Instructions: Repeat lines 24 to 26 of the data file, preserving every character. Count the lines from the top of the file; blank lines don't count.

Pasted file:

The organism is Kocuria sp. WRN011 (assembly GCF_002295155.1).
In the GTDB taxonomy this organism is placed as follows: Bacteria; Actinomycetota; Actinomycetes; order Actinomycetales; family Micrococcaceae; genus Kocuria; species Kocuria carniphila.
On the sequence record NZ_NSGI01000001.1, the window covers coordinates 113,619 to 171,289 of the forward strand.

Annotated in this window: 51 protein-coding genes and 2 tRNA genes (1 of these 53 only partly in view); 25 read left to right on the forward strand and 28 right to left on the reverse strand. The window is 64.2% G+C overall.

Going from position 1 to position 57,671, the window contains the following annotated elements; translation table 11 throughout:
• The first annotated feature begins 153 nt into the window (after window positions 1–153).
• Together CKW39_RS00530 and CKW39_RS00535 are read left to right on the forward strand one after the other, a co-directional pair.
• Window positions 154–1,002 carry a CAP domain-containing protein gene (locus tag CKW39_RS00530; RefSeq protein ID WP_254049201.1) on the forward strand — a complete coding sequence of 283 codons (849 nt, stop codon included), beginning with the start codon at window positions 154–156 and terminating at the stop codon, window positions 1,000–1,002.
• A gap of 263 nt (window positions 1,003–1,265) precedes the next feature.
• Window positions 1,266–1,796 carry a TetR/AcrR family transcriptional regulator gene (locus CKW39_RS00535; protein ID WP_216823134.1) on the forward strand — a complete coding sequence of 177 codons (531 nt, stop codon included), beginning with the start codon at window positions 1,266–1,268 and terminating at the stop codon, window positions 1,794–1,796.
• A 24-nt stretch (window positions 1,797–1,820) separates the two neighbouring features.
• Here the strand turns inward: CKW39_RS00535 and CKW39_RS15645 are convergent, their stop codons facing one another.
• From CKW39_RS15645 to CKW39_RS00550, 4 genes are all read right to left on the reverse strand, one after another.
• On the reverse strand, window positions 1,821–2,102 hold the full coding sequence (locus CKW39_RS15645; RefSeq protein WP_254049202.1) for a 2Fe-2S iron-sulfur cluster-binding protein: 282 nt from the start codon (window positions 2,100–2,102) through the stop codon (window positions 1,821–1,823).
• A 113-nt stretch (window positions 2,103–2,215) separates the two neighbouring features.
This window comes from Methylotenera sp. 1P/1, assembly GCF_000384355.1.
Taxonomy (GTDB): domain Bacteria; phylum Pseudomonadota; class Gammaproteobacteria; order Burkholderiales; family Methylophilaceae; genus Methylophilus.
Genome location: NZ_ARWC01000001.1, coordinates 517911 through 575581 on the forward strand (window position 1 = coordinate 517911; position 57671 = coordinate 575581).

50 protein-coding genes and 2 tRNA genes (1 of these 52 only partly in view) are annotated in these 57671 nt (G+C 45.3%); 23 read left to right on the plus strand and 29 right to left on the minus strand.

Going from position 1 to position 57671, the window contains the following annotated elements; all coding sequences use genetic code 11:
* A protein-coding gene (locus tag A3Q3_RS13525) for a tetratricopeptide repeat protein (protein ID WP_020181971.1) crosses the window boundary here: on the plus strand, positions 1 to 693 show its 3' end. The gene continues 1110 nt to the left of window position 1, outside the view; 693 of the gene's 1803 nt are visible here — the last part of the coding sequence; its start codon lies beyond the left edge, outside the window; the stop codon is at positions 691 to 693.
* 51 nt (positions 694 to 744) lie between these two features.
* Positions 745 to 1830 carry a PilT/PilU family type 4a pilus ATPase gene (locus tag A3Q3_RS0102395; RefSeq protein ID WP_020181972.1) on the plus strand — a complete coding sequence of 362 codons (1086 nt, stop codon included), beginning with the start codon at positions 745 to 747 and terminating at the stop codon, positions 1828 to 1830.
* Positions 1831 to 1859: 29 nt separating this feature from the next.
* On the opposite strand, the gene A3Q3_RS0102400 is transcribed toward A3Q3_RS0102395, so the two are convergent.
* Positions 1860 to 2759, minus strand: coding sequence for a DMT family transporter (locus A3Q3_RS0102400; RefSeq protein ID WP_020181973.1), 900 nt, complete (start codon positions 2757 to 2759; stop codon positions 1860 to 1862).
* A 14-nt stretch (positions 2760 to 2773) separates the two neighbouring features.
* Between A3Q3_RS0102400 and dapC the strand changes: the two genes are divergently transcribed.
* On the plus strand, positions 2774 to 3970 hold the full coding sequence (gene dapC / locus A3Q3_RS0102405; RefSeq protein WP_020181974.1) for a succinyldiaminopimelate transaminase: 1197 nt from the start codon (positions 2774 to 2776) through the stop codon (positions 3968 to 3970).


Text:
* Positions 1831 to 1859: 29 nt separating this feature from the next.
* On the opposite strand, the gene A3Q3_RS0102400 is transcribed toward A3Q3_RS0102395, so the two are convergent.
* Positions 1860 to 2759, minus strand: coding sequence for a DMT family transporter (locus A3Q3_RS0102400; RefSeq protein ID WP_020181973.1), 900 nt, complete (start codon positions 2757 to 2759; stop codon positions 1860 to 1862).